Protecting MSMEs from the Covid-19 catastrophe

• While the pan-Indian 21-day lockdown is a necessary decision to flatten the country’s Covid-19 curve, it will take a toll on the country’s fledgling MSME industry.
• Anecdotal evidences shows a substantial reduction in the demand of goods, shortage of working capital, large-scale exodus of labour and severe drops in capacity utilisation.
• The government has taken a series of measures to ease these issues faced by the country’s MSMEs such as increase lending at cheaper interest rates and extension to file GST returns.
• Further short-term measures (like sanctioning additional working capital & a universal basic income for workers) and long-term measures (e.g. self-reliance in critical resources and incentivising MSME exports) may be necessary to secure the future of these enterprises.

While the world was bidding goodbye to 2019 and eagerly anticipating the new year, China’s Wuhan was being ravaged by the humungous outbreak of the contagious coronavirus Covid-19. Cut to March 2020, from the colonies of Colombo to the boulevards of India, there’s hardly any country on the face of this earth which has been spared by this highly contagious and macabre experience. So much so, that the Indian government decided to impose a 21-day lockdown, starting March 25 in order to contain the contagious contagion and protect the lives of citizens. While this pan-Indian lockdown is necessary to flatten the country’s Covid-19 curve, it is expected to take a huge toll on business, particularly the country’s fledgling MSME industry.  

THE IMPACT:

According to the information received from the Central Statistics Office (CSO), Ministry of Statistics & Programme Implementation (MOSPI), the share of MSME related products in total exports from India during 2018-19 stood at 48.1%. Further, MSMEs’ contribution to India’s employment generation as per 73rd Round of National Sample Survey during the period 2015-16 stood at 111 million. Over the last few years, this sector has played a crucial role in providing mass employment opportunities at comparatively lower capital costs than large industries. It has also acted as a catalyst for bringing about the industrialisation of rural & backward areas, thereby, reducing regional imbalances, assuring of more equitable distribution of national income and wealth.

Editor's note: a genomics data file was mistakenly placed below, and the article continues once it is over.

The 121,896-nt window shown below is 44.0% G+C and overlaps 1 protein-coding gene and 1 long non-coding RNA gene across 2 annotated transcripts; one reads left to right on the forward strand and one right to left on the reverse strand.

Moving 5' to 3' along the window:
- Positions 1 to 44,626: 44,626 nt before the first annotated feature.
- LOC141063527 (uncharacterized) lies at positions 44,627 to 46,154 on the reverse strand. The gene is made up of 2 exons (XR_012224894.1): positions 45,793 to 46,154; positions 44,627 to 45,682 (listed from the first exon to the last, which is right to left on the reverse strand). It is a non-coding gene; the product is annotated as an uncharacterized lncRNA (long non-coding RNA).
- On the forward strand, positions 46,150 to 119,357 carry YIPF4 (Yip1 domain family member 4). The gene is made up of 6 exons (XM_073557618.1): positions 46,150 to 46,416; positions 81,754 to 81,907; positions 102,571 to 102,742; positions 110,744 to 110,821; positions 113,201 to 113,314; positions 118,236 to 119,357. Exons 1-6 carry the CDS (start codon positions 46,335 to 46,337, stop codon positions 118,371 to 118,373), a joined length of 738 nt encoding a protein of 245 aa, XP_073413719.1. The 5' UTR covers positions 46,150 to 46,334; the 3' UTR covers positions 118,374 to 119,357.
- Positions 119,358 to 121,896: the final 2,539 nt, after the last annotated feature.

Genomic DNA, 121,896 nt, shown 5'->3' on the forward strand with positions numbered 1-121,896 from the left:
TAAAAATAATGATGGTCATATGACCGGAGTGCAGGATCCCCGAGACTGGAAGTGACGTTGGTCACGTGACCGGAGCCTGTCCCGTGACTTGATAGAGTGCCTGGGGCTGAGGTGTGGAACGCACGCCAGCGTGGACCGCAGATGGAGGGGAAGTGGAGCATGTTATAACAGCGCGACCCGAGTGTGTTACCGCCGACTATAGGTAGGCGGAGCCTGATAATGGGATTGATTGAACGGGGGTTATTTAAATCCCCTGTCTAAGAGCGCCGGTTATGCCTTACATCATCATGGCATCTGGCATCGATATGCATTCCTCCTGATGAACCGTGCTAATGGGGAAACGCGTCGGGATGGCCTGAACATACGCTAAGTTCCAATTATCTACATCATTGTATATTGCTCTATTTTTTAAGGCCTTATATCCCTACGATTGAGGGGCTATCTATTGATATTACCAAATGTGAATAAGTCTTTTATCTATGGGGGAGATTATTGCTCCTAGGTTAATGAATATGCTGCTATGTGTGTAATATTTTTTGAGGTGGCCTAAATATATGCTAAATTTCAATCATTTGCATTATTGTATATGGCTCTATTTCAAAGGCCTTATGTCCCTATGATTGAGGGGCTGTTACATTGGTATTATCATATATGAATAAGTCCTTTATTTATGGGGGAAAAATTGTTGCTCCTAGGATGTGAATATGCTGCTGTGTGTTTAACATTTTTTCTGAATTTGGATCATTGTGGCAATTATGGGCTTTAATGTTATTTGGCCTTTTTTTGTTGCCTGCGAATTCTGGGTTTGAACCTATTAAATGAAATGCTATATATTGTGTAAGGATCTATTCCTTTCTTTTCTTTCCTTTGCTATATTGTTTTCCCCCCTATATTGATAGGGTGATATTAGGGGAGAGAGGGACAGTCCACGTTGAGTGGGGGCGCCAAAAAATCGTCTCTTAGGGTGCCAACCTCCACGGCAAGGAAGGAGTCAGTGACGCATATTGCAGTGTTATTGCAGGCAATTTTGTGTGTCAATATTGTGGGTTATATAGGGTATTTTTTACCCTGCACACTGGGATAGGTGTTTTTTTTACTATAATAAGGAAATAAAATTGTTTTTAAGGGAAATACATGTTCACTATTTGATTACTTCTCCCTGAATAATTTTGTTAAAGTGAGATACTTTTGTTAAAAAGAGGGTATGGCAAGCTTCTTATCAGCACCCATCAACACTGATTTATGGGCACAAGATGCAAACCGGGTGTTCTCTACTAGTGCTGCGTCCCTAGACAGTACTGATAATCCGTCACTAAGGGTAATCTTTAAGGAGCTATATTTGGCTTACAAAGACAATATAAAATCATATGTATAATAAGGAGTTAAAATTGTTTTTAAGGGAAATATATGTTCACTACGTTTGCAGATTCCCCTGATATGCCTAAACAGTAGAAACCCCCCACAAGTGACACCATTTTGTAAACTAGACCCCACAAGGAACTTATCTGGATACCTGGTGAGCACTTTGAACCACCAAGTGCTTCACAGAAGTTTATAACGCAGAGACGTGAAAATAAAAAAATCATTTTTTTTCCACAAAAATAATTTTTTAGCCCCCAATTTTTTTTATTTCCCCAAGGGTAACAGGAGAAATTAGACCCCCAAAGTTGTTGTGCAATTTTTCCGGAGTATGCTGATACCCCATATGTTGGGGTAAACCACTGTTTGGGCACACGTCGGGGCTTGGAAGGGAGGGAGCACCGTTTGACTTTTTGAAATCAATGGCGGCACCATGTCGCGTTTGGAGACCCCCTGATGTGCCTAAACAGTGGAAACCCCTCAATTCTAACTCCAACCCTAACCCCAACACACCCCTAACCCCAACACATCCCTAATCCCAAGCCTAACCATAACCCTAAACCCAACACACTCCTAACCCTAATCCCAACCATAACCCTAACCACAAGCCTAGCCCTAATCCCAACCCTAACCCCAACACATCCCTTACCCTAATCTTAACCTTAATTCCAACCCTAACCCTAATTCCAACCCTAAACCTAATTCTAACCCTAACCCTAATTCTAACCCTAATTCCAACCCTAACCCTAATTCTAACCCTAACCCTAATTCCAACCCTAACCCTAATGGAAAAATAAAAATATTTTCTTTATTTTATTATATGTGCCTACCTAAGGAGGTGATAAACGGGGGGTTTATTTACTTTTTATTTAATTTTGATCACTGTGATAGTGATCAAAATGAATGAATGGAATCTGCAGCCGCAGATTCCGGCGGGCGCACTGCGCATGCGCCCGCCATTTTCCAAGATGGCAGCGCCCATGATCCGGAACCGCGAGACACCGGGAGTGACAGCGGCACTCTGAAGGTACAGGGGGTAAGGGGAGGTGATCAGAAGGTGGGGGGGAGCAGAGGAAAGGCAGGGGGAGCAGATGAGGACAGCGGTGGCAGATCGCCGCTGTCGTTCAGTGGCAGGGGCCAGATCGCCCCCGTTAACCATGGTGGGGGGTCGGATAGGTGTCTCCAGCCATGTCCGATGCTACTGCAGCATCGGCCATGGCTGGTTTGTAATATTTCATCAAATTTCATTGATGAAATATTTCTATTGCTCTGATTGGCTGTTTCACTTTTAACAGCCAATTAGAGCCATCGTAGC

However, the recent lockdown of the country is wreaking a major havoc for the MSME sector. Anecdotal evidences from media reports on the impact of Covid-19 on SMEs suggest that there is substantial reduction in the demand for goods due to closure of malls, shops, haat bazaars & weekly markets in the urban, semi-urban & rural areas of the country. The scenario is quite similar for the international market. Sectoral estimates, for example, suggest that about ₹ 7,600 crore of leather export orders have been cancelled, ₹ 2,000 crore worth of carpet orders are stuck and handicraft sector losses are seen at ₹ 8,000 crore.

This is resulting in acute shortage of working capital for MSMEs. Restrictions on the inter-state movement of goods is also impacting the maintenance of the timely delivery schedules. Another problem that the sector is facing is that MSMEs are not equipped with the work from home facility.

The large-scale exodus of labour in search of livelihoods in the rural hinterland is another challenge faced by these businesses. Measures to contain the disease by lockdowns and quarantines are also leading to further and more severe drops in capacity utilisation as production in most of these units has come to a halt and inventories are piling up. Added to these woes is the fact that now that China seems to have contained this illness, its production units are running in full swing, thereby posing a threat to Indian MSMEs and eroding their share in other markets. This is evident when one looks at the ventilators being produced by China’s Aeonmed Co, which been working around the clock to produce its lifesaving ventilators. The world is undoubtedly procuring whatever it can, considering the threat of a shortage for patients who may require critical care.